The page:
A plaintiff, on May 11, 2015, voluntarily dismisses his suit without prejudice. The defendant (without plaintiff's knowledge) calls the clerk's office and ask that the dismissal be changed to be with prejudice because a notice of intention to defend was filed. The clerk sends the case to the judge for review, and on June 15th, the court strikes the dismissal without prejudice and enters a dismissal with prejudice. (a) Does the court has revisory power to change the dismissal of the case, (b) did the defendant engage in improper ex parte with the court when he set the events in motion to have the dismissal changed, (c) was plaintiff entitled to a notice before the dismissal was changed to be with prejudice, and (d) can plaintiff appeal the decision, or (e) withdraw the notice of dismissal.
A motion for reconsideration can be filed within ten days of the decision being entered at court.
This is NOT legal advice, is GENERAL INFORMATION ONLY, and does NOT establish an Attorney/Client Relationship with you. Therefore my answer cannot address your specific legal situation and you should not rely upon my answer in your legal matter. I am an attorney licensed in Maryland and California.
Once a Notice of Intention to Defend is filed, the Plaintiff can only dismiss the Complaint with a Stipulation signed by all parties or by Order of court. The voluntary dismissal was not proper which is why the judge changed it to with prejudice. The court has revisory power over the judgment for 30 days.
If Plaintiff wants to be able to pursue the lawsuit later, he should file a timely motion for reconsideration and ask that the dismissal be changed to without prejudice or that the lawsuit be reinstated. The motion should be filed within 10 days to protect appellate rights. If a motion is filed within 10 days and denied, Plaintiff can appeal.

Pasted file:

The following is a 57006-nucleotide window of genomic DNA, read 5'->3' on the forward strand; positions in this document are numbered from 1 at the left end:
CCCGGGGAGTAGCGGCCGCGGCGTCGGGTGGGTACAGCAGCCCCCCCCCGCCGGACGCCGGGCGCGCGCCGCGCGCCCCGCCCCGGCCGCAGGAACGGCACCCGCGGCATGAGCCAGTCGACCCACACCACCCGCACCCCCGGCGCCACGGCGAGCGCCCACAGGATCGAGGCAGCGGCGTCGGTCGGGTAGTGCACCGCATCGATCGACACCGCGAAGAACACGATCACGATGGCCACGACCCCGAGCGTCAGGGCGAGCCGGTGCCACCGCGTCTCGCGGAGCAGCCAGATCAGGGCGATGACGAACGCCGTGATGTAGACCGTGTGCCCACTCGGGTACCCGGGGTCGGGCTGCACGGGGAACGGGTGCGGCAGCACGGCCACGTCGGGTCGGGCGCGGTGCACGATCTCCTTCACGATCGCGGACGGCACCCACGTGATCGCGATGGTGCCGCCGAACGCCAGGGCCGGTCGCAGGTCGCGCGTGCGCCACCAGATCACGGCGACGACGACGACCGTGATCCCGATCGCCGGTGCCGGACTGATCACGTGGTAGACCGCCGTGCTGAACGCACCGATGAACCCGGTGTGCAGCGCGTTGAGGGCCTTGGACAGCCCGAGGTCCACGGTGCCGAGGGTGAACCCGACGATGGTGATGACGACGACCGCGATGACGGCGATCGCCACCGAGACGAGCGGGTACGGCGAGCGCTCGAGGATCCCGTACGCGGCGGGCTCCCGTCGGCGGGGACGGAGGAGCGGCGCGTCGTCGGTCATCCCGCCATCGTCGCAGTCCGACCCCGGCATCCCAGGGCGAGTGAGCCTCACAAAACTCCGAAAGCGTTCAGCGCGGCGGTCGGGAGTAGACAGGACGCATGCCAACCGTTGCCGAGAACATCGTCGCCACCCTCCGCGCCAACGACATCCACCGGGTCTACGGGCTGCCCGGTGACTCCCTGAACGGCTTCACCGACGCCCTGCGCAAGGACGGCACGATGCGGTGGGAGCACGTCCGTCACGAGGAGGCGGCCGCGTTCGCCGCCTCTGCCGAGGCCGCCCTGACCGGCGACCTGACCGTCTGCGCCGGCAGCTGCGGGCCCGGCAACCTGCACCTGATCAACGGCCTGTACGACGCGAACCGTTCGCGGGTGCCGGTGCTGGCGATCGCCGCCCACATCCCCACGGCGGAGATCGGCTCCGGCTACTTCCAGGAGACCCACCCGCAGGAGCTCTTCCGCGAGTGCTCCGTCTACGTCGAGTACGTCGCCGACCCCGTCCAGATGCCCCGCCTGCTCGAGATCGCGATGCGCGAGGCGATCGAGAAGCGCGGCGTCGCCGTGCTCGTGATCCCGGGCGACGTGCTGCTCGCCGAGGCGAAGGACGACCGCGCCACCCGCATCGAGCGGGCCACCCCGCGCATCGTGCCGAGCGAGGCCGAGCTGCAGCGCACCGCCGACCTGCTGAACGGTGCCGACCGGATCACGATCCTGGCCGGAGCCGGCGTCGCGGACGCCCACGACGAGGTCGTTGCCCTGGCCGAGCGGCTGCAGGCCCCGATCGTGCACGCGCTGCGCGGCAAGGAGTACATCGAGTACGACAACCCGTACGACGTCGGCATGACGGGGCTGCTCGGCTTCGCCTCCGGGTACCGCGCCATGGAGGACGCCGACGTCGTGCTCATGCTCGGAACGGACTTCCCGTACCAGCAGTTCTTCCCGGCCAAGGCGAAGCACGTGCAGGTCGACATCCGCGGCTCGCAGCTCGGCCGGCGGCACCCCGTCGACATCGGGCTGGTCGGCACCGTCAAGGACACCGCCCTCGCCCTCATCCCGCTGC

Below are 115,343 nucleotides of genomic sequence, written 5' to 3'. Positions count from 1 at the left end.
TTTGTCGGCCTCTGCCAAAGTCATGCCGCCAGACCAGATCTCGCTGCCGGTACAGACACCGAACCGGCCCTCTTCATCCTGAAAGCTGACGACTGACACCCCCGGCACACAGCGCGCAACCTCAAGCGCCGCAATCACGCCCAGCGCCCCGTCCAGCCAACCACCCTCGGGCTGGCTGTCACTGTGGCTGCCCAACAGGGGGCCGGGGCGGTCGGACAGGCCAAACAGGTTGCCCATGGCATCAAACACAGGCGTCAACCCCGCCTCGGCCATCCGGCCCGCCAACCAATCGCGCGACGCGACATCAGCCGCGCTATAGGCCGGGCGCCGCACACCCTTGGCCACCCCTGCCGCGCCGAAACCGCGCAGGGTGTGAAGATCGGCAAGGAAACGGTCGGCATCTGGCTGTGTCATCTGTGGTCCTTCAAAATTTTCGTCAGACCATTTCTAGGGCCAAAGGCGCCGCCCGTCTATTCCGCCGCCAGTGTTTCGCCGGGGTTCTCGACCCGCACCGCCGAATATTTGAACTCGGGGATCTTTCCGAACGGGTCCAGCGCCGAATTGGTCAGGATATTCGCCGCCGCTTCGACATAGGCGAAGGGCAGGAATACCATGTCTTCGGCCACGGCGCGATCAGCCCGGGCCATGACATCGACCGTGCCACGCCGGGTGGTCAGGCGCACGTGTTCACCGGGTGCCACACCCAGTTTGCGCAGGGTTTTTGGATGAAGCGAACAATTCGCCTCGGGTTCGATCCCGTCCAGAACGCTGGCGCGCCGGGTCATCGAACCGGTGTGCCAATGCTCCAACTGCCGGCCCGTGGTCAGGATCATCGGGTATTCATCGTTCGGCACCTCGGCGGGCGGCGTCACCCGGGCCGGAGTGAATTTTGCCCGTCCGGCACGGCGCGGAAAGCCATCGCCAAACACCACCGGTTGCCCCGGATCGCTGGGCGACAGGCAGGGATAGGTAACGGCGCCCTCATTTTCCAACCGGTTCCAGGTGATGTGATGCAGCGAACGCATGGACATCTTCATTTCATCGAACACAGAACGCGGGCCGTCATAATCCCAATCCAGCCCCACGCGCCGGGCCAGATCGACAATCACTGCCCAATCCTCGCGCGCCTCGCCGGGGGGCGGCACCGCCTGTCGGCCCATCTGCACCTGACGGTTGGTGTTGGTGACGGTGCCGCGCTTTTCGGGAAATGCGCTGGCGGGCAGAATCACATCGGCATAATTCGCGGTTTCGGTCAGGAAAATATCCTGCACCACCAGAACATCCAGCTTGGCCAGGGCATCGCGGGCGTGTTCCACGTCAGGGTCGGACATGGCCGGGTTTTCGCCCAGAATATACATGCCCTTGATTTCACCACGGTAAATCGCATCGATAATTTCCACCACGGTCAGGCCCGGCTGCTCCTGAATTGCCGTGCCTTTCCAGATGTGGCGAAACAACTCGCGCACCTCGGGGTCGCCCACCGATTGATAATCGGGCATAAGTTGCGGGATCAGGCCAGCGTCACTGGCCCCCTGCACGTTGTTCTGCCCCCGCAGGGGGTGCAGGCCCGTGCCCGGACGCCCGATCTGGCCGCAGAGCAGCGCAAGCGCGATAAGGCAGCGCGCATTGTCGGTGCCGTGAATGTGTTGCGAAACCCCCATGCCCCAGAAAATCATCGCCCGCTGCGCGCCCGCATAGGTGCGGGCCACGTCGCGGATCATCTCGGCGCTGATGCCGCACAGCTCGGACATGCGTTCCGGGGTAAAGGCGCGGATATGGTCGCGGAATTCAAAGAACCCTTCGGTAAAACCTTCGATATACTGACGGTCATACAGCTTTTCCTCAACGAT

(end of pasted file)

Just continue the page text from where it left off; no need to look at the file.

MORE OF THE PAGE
Defendant did not contact the judge, he contacted the Clerk. Therefore, there was not an ex parte communication. The judge does not have to give you notice before making the change.
This answer is being given for general informational purposes only and is not protected by the attorney-client privilege since this is a public forum. The information provided does not create an attorney-client relationship. No communications with me on this forum shall be construed as arising out of an attorney-client relationship. If a client needs specific legal advice or opinions, he or she should retain counsel for advice or to undertake representation.
Once the defendant has filed a responsive pleading to the complaint, the plaintiff loses the ability to unilaterally dismiss the case without prejudice. Absent consent of all parties, the dismissal is with prejudice. What you should have done was file a motion requesting that the court allow you to dismiss without prejudice. Having failed to do so, your dismissal was with prejudice despite the wording on your dismissal notice. The judge simply corrected the record to reflect the effect of the rule on your dismissal. You will need to file a motion now to vacate your dismissal and reinstate the case, and do so ideally within 10 days to preserve your appeal rights in case your motion is denied; otherwise, you can still file such a motion up to thirty days after the dismissal, but if filed more than ten days after, the 30 day time for noting your appeal may run out before the court ruled on your motion.
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